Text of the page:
In 3D, Sora and Riku have to take a test to earn the title of Keyblade Master. Sora fails spectacularly. It's so sad because his side of the game basically consists of watching his naivete kick him in the face repeatedly. He cannot win. At all. He was doomed from the beginning because his test was hijacked by his worst enemy. Sora just doesn't realise it. I didn't realise it, which is why I like the twist in this game so much. Sora continuously throws himself headlong into danger, nearly destroying himself in the process. He doesn't even stop at the point of no return, even when his best friend is begging him to. For the first time in the entire series, Sora's strength of heart doesn't protect him, it leads him into mortal danger. In a total reversal of all we've ever seen, Sora's sweet and caring nature is shown to be a deadly weakness. He does not win at the end of this game. It's a huge departure from all his other successes. The test is a bust, but despite everything he's already done in the past, Sora's not good enough to become a real Keyblade Master. Meanwhile, his best friend Riku, who has certainly been on a very intense journey of his own, albeit one of redemption, does pass the test... Even though it is not explicitly stated that Riku passes because he's a chosen Keyblade wielder, the fact that Sora has done way more than him despite failing this test strikes me as wildly unfair. More unfair than the last person who failed the test.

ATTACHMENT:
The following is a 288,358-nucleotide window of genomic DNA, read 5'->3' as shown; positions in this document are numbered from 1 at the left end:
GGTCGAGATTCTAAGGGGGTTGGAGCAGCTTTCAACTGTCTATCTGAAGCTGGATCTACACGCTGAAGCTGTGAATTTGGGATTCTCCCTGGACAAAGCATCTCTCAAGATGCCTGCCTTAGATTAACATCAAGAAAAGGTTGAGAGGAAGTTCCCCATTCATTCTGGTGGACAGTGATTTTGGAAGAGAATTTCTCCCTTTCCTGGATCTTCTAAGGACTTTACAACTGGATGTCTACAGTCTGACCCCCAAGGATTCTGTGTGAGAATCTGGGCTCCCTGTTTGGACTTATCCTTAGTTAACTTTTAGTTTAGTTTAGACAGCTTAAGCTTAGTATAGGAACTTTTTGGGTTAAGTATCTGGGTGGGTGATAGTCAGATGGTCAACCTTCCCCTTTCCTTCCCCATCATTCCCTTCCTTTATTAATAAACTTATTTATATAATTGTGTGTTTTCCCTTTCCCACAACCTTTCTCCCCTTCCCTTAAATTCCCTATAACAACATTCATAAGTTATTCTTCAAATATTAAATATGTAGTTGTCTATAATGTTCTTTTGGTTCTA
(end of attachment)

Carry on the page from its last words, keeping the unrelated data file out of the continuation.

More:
Sora spends Kingdom Hearts and Kingdom Hearts II doing what Keyblade wielders are supposed to do - stopping the Heartless, saving worlds, and protecting innocent people. He even sacrificed his own heart at one point to do this, making the plot of this series EVEN CRAZIER. Sora throws himself into danger for the sake of others without question, and does he earn the title of Keyblade Master when he's done more to keep worlds safe than any other Keyblade wielder we've met?



Riku's the one who earns the title. And yes, his journey has been pretty amazing. He reclaimed himself from darkness and looked out for his best friend at great personal cost. He's chosen by the Keyblade, even though he has to fight to reclaim what he lost. He definitely deserves his Keyblade Master status, but so does Sora. The fact that Sora doesn't achieve this is, to my mind, partly down to the fact that he hasn't been chosen to do so.